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  • Kate Brazier

Christmas. What the hell is it about anyway?

It’s that time again. The weather turns chilly; mornings consist of scraping your car windscreen or stamping your feet at bus stops, and by 5pm it feels like midnight. Strings of multi-coloured lights, inflatable Santas and twinkling reindeer appear in front gardens, and children begin their delicious few weeks of early morning chocolate treats. It seems that all anyone can talk about is meals out, drink-ups and what they have / haven’t bought yet. Urgh. It’s Christmas time.

Don’t get me wrong, when I was a child I loved Christmas. The excitement was almost unbearable, especially when I lived in New Jersey and the snow began falling. It often settled several feet thick and we had to shovel a path from the porch to the drive. We always had a tall, bushy tree (real, of course), festooned with lights and decorations which dated back years; we greeted them like old friends as we plucked them from their musty boxes in mid-December. We attended church carol services and my mum organised the nativity play, which involved a plastic baby doll and shepherds wearing tea towels on their heads. My starring role, a dozy shepherd who had to suddenly grab her toy lamb and shout, ‘Wait for me!’ before racing offstage, got a laugh. Walking home, while the freezing air knitted frostbite into my cheek, then sitting in front of a roaring open fire to let it thaw out – they are my cherished Christmas memories. Too much food to possibly eat, including a mandarin flan because I didn’t like Figgie pudding back then, presents that seemed impossibly wonderful, even though they were fairly ordinary: toys, books, pyjamas. That weird way Christmas Day always had, of sneaking up on me as a thought for 24 hours only … it’s Christmas! They are the things I loved.

After mum died, Christmas became false and forced. Awkward and tense. I moved out and went to other people’s houses for dinner, a smiling façade hiding my sadness. When we travelled Australia, we spent the 25th on Coogee Beach, Sydney, wearing bikinis and drinking Foster’s. We had fish fingers and chips for dinner.

Then, the magic returned. I had three small children of my own, who couldn’t sleep for excitement, and woke at 4am to open presents. They ripped and tore the paper like wild beasts, barely drawing breath to see what was inside. After a frenzied half hour, with nothing left to open, the Lego building would begin. By 8am my husband would still be slaving, bleary-eyed, over a Millennium Falcon or Indiana Jones kit, but the boys would have lost interest. Too long to wait. Instead, they’d be whacking each other with cardboard tubes or sitting in the boxes the presents came in. My daughter would be copying whatever they did. The music would be on, I’d have a few Bucks Fizzes inside me and peeling spuds would feel like it would take until New Year’s Eve. It was great. All the shopping, wrapping, preparation, cooking and inevitable errors seemed worth it when I saw the kids having fun. But now they’re all quite big. They’re teenagers who text me a list of what they’d like and aren’t interested in helping with the tree. They say, ‘Cheers, mum’ when I hand them an advent calendar – three days late. Somehow, the event has lost its importance.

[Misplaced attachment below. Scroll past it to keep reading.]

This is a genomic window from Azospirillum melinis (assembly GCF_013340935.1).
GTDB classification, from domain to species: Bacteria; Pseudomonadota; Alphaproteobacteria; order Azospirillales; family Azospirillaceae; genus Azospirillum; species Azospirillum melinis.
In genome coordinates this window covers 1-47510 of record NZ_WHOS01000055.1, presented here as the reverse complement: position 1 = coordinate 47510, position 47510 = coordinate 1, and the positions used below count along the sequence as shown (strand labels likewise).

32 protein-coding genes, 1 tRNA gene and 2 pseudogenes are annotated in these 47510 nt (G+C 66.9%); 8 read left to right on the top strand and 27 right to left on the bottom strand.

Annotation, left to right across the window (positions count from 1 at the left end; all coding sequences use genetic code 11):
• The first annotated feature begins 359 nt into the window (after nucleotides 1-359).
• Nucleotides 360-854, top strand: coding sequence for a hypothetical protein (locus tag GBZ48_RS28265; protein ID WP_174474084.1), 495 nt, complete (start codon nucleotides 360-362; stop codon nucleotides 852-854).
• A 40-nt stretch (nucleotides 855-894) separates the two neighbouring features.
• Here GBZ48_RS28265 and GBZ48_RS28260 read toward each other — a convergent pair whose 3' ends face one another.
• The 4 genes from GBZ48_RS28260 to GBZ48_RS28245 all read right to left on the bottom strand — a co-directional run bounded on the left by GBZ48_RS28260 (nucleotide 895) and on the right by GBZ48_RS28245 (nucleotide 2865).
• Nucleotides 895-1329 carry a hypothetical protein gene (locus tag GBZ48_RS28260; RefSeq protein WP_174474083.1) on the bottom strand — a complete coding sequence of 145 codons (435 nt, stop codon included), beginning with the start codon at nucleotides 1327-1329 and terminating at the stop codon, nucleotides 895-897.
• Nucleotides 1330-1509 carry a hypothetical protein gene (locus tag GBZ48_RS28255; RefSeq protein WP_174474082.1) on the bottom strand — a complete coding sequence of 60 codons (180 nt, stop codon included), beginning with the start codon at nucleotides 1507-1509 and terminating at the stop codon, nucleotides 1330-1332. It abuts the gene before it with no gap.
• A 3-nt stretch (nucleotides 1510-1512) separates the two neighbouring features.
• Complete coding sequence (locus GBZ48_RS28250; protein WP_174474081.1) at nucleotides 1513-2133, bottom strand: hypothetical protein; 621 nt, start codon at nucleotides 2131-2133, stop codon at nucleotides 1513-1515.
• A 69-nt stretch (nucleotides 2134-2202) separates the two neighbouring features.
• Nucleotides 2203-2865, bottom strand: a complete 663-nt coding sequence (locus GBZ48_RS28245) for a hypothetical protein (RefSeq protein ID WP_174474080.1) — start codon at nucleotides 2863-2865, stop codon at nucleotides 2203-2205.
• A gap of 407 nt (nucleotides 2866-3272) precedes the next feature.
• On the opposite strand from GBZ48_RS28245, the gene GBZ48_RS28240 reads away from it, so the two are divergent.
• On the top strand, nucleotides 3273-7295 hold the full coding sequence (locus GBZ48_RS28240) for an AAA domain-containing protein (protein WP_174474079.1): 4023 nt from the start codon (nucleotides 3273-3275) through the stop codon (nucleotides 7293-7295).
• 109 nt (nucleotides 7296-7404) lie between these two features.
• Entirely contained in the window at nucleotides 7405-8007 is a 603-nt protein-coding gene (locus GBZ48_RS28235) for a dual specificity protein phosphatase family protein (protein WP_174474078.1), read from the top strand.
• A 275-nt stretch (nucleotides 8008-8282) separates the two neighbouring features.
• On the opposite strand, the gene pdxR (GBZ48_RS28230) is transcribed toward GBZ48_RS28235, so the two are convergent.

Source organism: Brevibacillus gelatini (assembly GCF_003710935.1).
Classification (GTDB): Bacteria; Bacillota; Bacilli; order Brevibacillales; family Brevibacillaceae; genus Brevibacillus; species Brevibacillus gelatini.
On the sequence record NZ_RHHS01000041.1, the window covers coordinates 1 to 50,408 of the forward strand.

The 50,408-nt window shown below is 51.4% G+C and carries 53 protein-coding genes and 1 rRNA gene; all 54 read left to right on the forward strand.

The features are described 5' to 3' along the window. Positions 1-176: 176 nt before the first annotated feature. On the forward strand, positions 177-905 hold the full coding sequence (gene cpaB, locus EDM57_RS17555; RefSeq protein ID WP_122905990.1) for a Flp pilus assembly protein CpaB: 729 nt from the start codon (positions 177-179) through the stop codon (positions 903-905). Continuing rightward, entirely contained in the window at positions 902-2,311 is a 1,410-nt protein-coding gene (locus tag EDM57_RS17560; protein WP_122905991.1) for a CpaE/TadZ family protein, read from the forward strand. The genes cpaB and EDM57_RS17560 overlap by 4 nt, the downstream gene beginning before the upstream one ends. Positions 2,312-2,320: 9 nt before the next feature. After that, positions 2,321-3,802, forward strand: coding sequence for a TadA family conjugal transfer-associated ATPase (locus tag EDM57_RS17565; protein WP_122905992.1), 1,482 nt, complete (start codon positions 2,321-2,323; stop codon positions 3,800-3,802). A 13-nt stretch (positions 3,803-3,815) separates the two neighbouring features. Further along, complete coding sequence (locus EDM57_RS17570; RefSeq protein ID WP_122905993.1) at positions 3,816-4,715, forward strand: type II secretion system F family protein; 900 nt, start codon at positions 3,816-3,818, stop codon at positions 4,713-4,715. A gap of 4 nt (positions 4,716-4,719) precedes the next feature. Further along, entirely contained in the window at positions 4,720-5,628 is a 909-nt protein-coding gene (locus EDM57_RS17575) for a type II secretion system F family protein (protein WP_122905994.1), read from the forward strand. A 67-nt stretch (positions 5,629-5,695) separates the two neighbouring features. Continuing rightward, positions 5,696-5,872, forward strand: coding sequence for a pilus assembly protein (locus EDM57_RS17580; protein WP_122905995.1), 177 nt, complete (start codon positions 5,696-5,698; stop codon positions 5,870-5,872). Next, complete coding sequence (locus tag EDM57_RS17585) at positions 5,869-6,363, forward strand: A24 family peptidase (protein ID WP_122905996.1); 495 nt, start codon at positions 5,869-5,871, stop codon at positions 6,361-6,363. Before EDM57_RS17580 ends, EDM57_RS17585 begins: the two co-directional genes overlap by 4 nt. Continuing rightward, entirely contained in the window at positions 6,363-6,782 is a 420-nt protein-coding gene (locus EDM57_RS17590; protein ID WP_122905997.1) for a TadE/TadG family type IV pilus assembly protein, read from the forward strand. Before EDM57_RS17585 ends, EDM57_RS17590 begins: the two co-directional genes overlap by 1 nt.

It seems that to have a good Christmas these day, you have to take photos of piles and piles of presents under a tree and post it on Facebook. You have to drink to excess for two weeks straight. You have to spend at least twice what you can afford and pay it off over the next six months. But that’s ok, ‘cause you look impressive to your followers.

I don’t know what’s happened to me. I’m not religious at all, but I think it’s a shame that Christmas in the 21st century is a material celebration. It’s about shopping rather than spending time with those you love. The chasm between my fond childhood Christmas memories and the reality as an adult feels too wide to bridge but I will persevere in the hope that my kids still feel something. I will huff and puff and moan and stress, but I will enjoy the day. I always do, because it’s a day to stop and just be. You see, I learned from grief that being materialistic is meaningless. For me, Christmas is a day to spend with my husband and children, eating, chilling out and exchanging a few gifts which say, ‘I love you.’ Because that is what’s important.